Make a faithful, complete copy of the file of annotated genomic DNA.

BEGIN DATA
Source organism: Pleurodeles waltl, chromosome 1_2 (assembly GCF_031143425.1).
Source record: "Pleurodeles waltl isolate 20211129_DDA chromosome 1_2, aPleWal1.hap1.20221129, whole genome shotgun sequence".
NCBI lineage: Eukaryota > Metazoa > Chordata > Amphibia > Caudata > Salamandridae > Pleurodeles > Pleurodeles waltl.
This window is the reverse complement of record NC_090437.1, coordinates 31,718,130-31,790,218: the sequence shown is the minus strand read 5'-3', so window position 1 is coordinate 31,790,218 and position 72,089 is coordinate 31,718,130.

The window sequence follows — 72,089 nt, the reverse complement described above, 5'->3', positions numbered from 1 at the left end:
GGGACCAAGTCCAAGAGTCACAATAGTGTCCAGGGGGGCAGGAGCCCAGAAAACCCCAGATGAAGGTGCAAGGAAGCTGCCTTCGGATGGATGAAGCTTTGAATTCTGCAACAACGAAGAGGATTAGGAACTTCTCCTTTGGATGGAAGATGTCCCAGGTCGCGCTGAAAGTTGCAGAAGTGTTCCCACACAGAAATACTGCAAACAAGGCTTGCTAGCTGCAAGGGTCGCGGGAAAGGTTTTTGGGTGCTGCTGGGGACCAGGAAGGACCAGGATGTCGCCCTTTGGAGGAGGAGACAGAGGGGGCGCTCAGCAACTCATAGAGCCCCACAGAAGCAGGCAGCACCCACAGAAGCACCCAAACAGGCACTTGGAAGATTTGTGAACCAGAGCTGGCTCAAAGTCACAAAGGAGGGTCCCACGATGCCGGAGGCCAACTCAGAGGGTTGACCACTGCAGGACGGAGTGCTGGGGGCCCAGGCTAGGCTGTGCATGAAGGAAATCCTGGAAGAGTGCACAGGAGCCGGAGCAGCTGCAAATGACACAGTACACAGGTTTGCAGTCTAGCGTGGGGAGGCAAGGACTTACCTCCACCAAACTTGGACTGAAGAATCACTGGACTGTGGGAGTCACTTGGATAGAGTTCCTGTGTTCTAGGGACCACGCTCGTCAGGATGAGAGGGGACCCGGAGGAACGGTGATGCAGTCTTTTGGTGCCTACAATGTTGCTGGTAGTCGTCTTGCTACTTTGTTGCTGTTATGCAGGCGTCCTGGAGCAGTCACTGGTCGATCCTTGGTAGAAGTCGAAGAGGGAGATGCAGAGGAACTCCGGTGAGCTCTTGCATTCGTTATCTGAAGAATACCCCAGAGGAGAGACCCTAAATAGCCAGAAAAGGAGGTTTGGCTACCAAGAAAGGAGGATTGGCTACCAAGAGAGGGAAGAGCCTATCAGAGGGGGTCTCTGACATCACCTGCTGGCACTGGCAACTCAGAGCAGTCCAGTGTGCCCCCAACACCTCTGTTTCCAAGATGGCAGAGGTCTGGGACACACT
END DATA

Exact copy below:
Source organism: Pleurodeles waltl, chromosome 1_2 (assembly GCF_031143425.1).
Source record: "Pleurodeles waltl isolate 20211129_DDA chromosome 1_2, aPleWal1.hap1.20221129, whole genome shotgun sequence".
NCBI lineage: Eukaryota > Metazoa > Chordata > Amphibia > Caudata > Salamandridae > Pleurodeles > Pleurodeles waltl.
This window is the reverse complement of record NC_090437.1, coordinates 31,718,130-31,790,218: the sequence shown is the minus strand read 5'-3', so window position 1 is coordinate 31,790,218 and position 72,089 is coordinate 31,718,130.

The window sequence follows — 72,089 nt, the reverse complement described above, 5'->3', positions numbered from 1 at the left end:
GGGACCAAGTCCAAGAGTCACAATAGTGTCCAGGGGGGCAGGAGCCCAGAAAACCCCAGATGAAGGTGCAAGGAAGCTGCCTTCGGATGGATGAAGCTTTGAATTCTGCAACAACGAAGAGGATTAGGAACTTCTCCTTTGGATGGAAGATGTCCCAGGTCGCGCTGAAAGTTGCAGAAGTGTTCCCACACAGAAATACTGCAAACAAGGCTTGCTAGCTGCAAGGGTCGCGGGAAAGGTTTTTGGGTGCTGCTGGGGACCAGGAAGGACCAGGATGTCGCCCTTTGGAGGAGGAGACAGAGGGGGCGCTCAGCAACTCATAGAGCCCCACAGAAGCAGGCAGCACCCACAGAAGCACCCAAACAGGCACTTGGAAGATTTGTGAACCAGAGCTGGCTCAAAGTCACAAAGGAGGGTCCCACGATGCCGGAGGCCAACTCAGAGGGTTGACCACTGCAGGACGGAGTGCTGGGGGCCCAGGCTAGGCTGTGCATGAAGGAAATCCTGGAAGAGTGCACAGGAGCCGGAGCAGCTGCAAATGACACAGTACACAGGTTTGCAGTCTAGCGTGGGGAGGCAAGGACTTACCTCCACCAAACTTGGACTGAAGAATCACTGGACTGTGGGAGTCACTTGGATAGAGTTCCTGTGTTCTAGGGACCACGCTCGTCAGGATGAGAGGGGACCCGGAGGAACGGTGATGCAGTCTTTTGGTGCCTACAATGTTGCTGGTAGTCGTCTTGCTACTTTGTTGCTGTTATGCAGGCGTCCTGGAGCAGTCACTGGTCGATCCTTGGTAGAAGTCGAAGAGGGAGATGCAGAGGAACTCCGGTGAGCTCTTGCATTCGTTATCTGAAGAATACCCCAGAGGAGAGACCCTAAATAGCCAGAAAAGGAGGTTTGGCTACCAAGAAAGGAGGATTGGCTACCAAGAGAGGGAAGAGCCTATCAGAGGGGGTCTCTGACATCACCTGCTGGCACTGGCAACTCAGAGCAGTCCAGTGTGCCCCCAACACCTCTGTTTCCAAGATGGCAGAGGTCTGGGACACACT